ReBuild NC’s modular home program still faltering; hurricane survivors now receiving different housing types

A modular home being elevated as part of the ReBuild program. This photo was taken last summer. (Photo: Lisa Sorg)

ReBuild NC’s highly touted modular home program, which state officials have claimed would be the fastest way to get hurricane survivors out of motels and into permanent housing, continues to falter, according to state data.

Numbers provided by ReBuild NC to Policy Watch this week show that Rescue Construction Solutions has built 20 modular homes since winning a $52 million contract in August 2021. 

That is less than 10 percent of the 226 modulars in the bid package.

Rescue, based in Raleigh, has been paid $32 million so far, which includes the modulars and 177 new or renovated stick-built houses, state data shows.

However, the recent figures are an improvement over December, when ReBuild NC Director Laura Hogshead told state lawmakers that just 11 modulars had been built. She has attributed the low numbers to backlogs at the modular factories and county permitting issues.

Several homeowners have told Policy Watch, and posted on the ReBuild NC Applicant Facebook page, that they were no longer receiving modulars, ostensibly because of ongoing delays. Instead, their contracts were being converted to traditional “stick-built” homes.

There are 55 facilities that build modular homes in the Southeast, according to the Manufactured Housing Institute. Of those, five North Carolina factories built 4,496 homes in 2021, MHI data shows. 

According to federal census data, 6,129 modulars were shipped to North Carolina in 2021, the year Rescue won the contract.

ReBuild NC, also known as the Office of Recovery and Resiliency, has been awarded $800 million in federal funding to help survivors of the 2016 disaster, Hurricane Matthew, and the historic 2018 storm, Hurricane Florence, return home. An estimated 4,100 households have applied for new or repaired homes under the ReBuild NC program.

Instead hundreds of households, equivalent to thousands of people, still live in motels or in their dilapidated houses, years after the funding became available.

ReBuild NC is under legislative and public scrutiny over mismanagement of its disaster recovery program. An investigative series by Policy Watch about the program’s failures spurred state lawmakers last fall to form a special oversight committee to monitor ReBuild NC’s performance. There have been several shakeups within the agency since then. Last November, Ivan Duncan, chief program delivery officer and a subject of Policy Watch’s investigation, abruptly resigned.

On Feb. 1, Richard Trumper, who had led a successful disaster relief program for the state Office of State Budget and Management, became a senior advisor to help fix ReBuild NC. The agency is under the Department of Public Safety; Trumper reports directly to DPS Secretary Eddie Buffaloe.

Other data provided by ReBuild NC shows some progress in homebuilding and repairs since December.

The figures below show the number of homes built under the ReBuild NC program since May 2022.*

Homes completed as of Feb. 20 — 735
As of Dec. 14 — 688
Sept. 16 — 588
May 9 — 516

*Robeson County built another 201 homes in 2018 and 2019 with federal funding. ReBuild NC absorbed that county-led program in early 2020, and often takes credit for those homes even though it was uninvolved in the contracting and construction.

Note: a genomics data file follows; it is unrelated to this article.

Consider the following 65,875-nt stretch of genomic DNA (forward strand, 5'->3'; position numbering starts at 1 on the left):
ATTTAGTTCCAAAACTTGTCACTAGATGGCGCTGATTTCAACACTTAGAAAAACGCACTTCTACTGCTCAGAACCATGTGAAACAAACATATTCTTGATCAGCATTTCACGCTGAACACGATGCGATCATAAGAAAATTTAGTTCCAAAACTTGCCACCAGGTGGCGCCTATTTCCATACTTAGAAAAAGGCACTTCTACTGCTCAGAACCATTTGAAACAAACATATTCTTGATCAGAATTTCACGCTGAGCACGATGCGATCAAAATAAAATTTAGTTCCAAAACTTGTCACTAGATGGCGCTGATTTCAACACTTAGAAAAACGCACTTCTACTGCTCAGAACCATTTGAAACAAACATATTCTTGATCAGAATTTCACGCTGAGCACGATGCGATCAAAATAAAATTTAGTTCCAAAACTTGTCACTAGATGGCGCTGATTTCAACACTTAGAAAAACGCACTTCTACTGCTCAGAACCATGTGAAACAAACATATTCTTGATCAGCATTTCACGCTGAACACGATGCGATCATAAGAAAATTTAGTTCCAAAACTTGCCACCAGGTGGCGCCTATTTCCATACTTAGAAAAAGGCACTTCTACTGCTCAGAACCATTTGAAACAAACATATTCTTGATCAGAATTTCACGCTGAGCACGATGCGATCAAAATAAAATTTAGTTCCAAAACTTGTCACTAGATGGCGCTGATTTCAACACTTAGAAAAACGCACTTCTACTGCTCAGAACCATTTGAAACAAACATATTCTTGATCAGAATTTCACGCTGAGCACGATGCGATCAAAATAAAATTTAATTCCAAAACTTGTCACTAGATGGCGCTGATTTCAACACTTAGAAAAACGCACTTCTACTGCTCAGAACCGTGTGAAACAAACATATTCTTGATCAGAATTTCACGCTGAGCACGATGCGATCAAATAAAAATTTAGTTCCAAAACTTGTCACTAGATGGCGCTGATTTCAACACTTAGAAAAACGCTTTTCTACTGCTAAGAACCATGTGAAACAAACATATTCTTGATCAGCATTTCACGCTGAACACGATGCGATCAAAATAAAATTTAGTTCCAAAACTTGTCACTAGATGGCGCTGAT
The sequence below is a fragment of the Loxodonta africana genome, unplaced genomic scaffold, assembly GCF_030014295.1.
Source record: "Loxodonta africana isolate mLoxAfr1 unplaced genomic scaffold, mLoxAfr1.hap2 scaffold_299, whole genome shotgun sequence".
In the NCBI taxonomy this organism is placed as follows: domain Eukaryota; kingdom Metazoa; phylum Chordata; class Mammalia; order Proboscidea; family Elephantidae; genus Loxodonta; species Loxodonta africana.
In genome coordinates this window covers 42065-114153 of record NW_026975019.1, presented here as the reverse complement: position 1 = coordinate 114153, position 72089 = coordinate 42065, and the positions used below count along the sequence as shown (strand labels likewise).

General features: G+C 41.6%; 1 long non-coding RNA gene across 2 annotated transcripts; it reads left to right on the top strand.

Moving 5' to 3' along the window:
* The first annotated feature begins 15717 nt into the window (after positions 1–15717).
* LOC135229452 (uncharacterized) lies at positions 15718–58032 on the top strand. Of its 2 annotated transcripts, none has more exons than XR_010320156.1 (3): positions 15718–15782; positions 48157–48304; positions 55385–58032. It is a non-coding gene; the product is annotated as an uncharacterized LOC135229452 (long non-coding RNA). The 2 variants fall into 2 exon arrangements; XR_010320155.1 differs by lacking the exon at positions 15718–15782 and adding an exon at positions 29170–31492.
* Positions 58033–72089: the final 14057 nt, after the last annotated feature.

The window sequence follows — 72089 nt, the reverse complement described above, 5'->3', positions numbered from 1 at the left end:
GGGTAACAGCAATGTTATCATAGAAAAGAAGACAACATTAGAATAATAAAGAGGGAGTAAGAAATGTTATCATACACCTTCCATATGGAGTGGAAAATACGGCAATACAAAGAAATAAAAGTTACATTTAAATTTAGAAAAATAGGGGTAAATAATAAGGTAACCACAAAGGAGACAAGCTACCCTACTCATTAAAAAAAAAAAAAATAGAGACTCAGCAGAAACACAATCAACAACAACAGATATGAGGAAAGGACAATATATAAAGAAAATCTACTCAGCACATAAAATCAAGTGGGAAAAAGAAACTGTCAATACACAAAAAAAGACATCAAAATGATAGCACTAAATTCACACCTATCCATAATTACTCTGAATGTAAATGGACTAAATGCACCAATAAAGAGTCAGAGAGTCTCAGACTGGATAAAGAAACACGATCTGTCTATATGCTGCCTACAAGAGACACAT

Below is a table of ReBuild contractors, the amount paid so far, and the total number of homes built or renovated. Three firms, indicated by an asterisk, don’t build homes; they are responsible for removing asbestos and lead contamination.

ContractorTotal Construction PaymentsNumber of Homes Built or Renovated
CRSC, LLC$8,783,905.78 102
Currituck Homes$231,630.80 1
DSW Homes$452,544.88 18
Ducky Recovery$3,839,830.99 65
Eastern Environmental*$62,518.25
Excel Contractors$7,836,082.55 94
Family Housing Center of NC$2,691,859.76 12
Fam-Lock Construction$1,042,092.46 28
First Time Around$39,952.53 2
Fuller Center Disaster ReBuilders$1,064,551.74 38
G&N Construction and Remodeling $444,587.83 6
Heath and Sons Management Services$64,405.63 4
Jeffery Locklear$180,411.71 17
Kevin K Jacobs General Contracting$114,482.93 9
L & E Management Services$34,179.69 2
Lady Built Construction$464,683.12 18
Opportunities Industrialization Center$47,772.63 2
Persons Service Company$7,892,103.17 121
Prevatte's Home Sales $845,501.69 13
Rescue Construction Solutions$32,653,596.65 197
RHD Property $270,860.76 6
Shepherd Response$16,391,001.01 54
Steven Stone Mobile Homes$1,297,943.62 16
Thompson Construction Group$8,565,282.27 104
Timberline Construction Group$3,101,501.87 7
Grand Total$99,019,197.24 936


Meanwhile, the House Disaster Recovery and Homeland Security committee will discuss a bill specific to ReBuild NC’s  contracting problems today at 1 p.m.

House Bill 119 would allow ReBuild NC, to use an informal bid process for projects costing up to $250,000. The previous figure was $30,000.

Lawmakers hope this will allow ReBuild NC to more quickly recruit contractors, and in turn more quickly build or repair hurricane-damaged homes. Late last year ReBuild NC had less than a half dozen contractors; it now has 27, including those that do asbestos and lead abatement, according to the most recent state data.

The informal bid process still requires that “all such contracts shall be awarded to the lowest responsible, responsive bidder, taking into consideration quality, performance, and the time specified in the bids for the performance of the contract.” 

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ReBuild NC’s modular home program still faltering; hurricane survivors now receiving different housing types